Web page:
The youth are most probably the greatest consumers of data in this country (there is no recent research to support it).
Most of these young people are unemployed; the more reason the government has to make data affordable.
There are many ways to go about this; most popular being either offering free data to them or making the data a helluva cheaper.
Thanks to Facebook, the site offers free patronage. There are limits; one cannot view pictures and videos. Other internet service providers in this country like SkyBand, offer free Wi-Fi hotspots. There are limitations, you are only allowed to log to Facebook, Google and Gmail.
The problem is that the hotspots are not ubiquitous; the youth have to travel to where they are. If you are in Blantyre, that has to be around Shoprite or Delemere House.
The government can offer free targeted data to the youth. There has to be criteria to choose beneficiaries and that is where the problem starts.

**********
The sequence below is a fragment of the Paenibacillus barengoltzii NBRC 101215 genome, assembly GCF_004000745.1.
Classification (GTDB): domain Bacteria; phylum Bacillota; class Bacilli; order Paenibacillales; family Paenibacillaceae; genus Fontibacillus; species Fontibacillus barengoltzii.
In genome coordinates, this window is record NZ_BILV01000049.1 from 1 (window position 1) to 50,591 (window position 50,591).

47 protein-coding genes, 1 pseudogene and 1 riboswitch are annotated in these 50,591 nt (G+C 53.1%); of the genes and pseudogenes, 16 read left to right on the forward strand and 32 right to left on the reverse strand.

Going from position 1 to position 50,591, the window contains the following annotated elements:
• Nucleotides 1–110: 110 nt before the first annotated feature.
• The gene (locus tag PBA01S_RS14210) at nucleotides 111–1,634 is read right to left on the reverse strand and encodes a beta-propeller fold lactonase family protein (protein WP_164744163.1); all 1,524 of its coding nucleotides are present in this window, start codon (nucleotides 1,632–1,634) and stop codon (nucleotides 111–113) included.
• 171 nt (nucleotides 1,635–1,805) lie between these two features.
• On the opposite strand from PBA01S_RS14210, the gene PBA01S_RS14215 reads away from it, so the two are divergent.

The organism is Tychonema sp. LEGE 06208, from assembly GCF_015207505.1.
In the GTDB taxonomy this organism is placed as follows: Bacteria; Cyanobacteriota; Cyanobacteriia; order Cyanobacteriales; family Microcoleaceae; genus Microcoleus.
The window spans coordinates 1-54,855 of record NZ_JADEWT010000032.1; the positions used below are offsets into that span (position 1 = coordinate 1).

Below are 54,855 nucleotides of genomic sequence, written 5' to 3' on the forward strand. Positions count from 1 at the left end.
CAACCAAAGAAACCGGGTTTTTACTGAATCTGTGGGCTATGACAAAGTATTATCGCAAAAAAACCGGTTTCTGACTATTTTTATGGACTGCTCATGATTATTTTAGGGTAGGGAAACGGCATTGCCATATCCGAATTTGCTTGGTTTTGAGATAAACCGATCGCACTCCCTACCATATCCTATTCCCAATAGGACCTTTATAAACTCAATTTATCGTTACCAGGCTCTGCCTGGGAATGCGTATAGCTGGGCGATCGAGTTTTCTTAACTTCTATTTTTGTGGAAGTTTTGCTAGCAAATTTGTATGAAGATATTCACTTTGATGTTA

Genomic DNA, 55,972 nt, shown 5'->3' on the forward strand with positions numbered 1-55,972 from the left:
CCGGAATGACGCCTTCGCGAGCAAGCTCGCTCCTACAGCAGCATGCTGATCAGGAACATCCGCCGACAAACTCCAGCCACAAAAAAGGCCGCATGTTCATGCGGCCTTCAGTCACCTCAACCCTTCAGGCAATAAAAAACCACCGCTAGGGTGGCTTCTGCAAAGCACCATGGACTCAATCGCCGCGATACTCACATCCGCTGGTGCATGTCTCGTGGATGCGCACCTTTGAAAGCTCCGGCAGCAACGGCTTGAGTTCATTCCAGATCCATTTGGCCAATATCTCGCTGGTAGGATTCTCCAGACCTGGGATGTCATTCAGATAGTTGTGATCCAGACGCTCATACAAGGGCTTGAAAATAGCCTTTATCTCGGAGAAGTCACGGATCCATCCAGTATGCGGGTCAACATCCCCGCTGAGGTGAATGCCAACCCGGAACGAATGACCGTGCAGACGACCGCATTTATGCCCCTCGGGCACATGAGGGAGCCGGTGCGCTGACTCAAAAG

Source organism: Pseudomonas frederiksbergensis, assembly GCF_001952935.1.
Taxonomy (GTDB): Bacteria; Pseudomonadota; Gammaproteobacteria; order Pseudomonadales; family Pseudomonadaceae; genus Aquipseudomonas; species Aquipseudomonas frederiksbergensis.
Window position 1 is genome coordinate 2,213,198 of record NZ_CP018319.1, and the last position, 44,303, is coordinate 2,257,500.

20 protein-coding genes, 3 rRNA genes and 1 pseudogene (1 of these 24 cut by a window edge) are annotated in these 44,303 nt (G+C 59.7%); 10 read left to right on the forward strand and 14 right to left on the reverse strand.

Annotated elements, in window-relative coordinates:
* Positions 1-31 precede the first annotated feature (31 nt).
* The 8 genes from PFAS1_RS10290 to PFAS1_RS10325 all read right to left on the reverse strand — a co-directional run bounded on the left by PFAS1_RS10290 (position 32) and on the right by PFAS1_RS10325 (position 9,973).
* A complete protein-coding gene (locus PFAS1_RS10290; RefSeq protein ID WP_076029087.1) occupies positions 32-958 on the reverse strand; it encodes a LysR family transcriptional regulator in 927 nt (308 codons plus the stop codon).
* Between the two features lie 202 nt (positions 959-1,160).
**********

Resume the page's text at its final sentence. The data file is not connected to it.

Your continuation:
Usually, the political party in power uses targeted subsidies to appease it youthful followers while segregating those that are sympathetic to the opposition.
The other problem with subsidies is that they are communalist within a capitalist economy.Others pay exorbitant prices for the same to cover those that get it for free or reduced prices. Take for example the subsidized fertilizer, some are paying K23, 000 while for those that benefit from the subsidy pay only K5, 000.
Can data be universally cheap in Malawi? It depends.
It depends on government commitment. Data is heavily taxed in Malawi. Apart from VAT data attracts excise tax. From the view point of the taxman, this is understandable. Ours is a Facebook generation and data is a hot product. Tax authorities are naturally attracted to hot products like beer.
Some years back, the government removed duty on assembled computers. A wonderful move to accelerated computer usage and literacy. That was during the PC era. We have advanced into smartphone and data era. It is about time that tax weaver is relocated to where it is relevant.
If you ask ISPs, they will be honest to say that it easy to bring down the cost of data when the demand is huge. How can the demand soar when the data is already expensive before the ISP even marks it up?
Countries like Kenya have deliberate policies to make the internet cheaper and available to many.
Internet is the transport of innovation and development; it can be cheaper; it is a choice!